From the Pastor – March 12, 2017




To help prepare for confessing our sins: at our Lenten Penance Service which is on Wednesday, April 5 – or on a Saturday at 4 PM – or by appointment with a Priest, here’s my reflection on the second of two versions of the revised Mass orations ‘For the Forgiveness of Sins.’ From now until our Lenten Penance Service
on Wednesday, April 5, I will offer guidance, advice and encouragement to help you make a good Confession before Easter.


Collect – For the Forgiveness of Sins – B


Almighty and most gentle God, who brought forth from the rock a fountain of living water

for your thirsty people, bring forth, we pray,

from the hardness of our heart, tears of sorrow,

that we may lament our sins and

merit forgiveness from your mercy.

Through our Lord … for ever and ever. Amen.


WATER FROM THE ROCK. As Israel made her 40-year-journey through the desert from Egypt, that land of slavery and death, to the Promised Land, they experienced life’s extremes: great successes and horrific failures; deep abiding faith and sinful bouts of idolatry, despair and wanton revelry. Naturally, their ‘desert days’ were times of dryness and dire need, discomfort and distraction, which hardened their minds and hearts, making them obstinate and negative, bitter and angry – just as challenging and times of testing often do to us.


Yet no matter how far she strayed, God always forgave and helped her, graced and loved her. God even miraculously supplied water from the rock, bread from the heavens, and other foods to strengthen and sustain her … and God does the same for us. And in this oration’s imagery we find the remedy for all that ails us.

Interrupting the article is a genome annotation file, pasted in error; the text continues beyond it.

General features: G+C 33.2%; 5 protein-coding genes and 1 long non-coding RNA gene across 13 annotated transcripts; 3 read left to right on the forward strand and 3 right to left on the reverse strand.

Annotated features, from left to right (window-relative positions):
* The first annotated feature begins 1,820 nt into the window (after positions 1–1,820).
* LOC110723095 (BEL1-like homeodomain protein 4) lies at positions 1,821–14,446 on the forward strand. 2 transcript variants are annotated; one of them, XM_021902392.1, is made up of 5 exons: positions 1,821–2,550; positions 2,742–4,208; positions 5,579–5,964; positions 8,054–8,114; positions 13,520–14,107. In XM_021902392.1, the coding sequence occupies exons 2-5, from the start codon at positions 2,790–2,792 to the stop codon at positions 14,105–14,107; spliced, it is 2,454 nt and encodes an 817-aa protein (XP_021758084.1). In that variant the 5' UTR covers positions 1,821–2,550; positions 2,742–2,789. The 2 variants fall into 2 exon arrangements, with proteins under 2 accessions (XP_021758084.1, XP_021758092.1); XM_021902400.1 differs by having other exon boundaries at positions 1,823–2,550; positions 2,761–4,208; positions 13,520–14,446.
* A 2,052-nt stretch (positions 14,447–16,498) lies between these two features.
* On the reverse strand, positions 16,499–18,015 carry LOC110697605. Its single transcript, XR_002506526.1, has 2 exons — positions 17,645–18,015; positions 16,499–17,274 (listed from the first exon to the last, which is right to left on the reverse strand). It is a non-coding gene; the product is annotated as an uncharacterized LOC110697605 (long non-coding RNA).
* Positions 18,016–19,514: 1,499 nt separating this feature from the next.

For it was not by accident or ‘crucifixion custom’ that a soldier pierced our Lord’s side with a lance as He slept in Death on the Cross, and tore open His Sacred Heart, from which flowed both blood and water. Through the Sacraments
of Baptism
and of Reconciliation,
or Penance, we are washed – and rewashed – in His Blood. In the Sacrament
of Eucharist
we are fed by His Most Sacred Body and Precious Blood, offered on the Cross to atone for our sins.

Prayer over the Offerings – Forgiveness of Sins – B


Look mercifully, O Lord, upon this oblation,

which we offer to your majesty for our sins,

and grant, we pray, that the sacrifice

from which forgiveness springs forth for the

human race may bestow on us the grace of the

Holy Spirit to shed tears for our offenses.

Through our Lord … for ever and ever. Amen.


Again, the abundant mercy and forgiveness that freely flows from Christ’s Sacred Heart, torn open out of love for us, is highlighted – this time as we renew His Sacrifice on the Cross in the Most Holy Eucharist. However, we also need Christ’s Easter evening Gift of the Holy
Spirit: “Then He breathed on them and said, ‘Receive the Holy Spirit. Whose sins you forgive are forgiven them, and whose sins you retain are retained.'” [John 20:22-23] to receive the grace of reconciliation. For as Saint Paul explains: “The Spirit comes to the aid of our weakness; for we do not know how to pray as we ought, but the Spirit itself intercedes with inexpressible groanings.” [Romans 8:26]
It is the Spirit who melts hearts, wells up tears in our eyes, opens minds, prodding us to be reconciled! Will you hear and answer the Spirit’s call to confess?


Prayer after Communion – Forgiveness of Sins – B


May the reverent reception of your

Sacrament, O Lord, lead us to wash away the

stains of our sins with sighs and tears,

and in your generosity grant that the

pardon we seek may have its effect on us.

Through Christ our Lord. Amen.


Who has not seen a little child put on a good show, weeping copious tears, begging for forgiveness with no intent of making amends, or learning from his or her mistakes? Yet … do we forgive others when we ask God to forgive us? Are we as merciful as we hope God will be with us? Do we strive to avoid near occasions of sin, do penance, or make amends? Yet even our imperfect contrition does not stop God from forgiving us … again and again! Will you come to Confession to be reconciled?


In His holy Name,




Rev. Thomas J. Serafin, KHS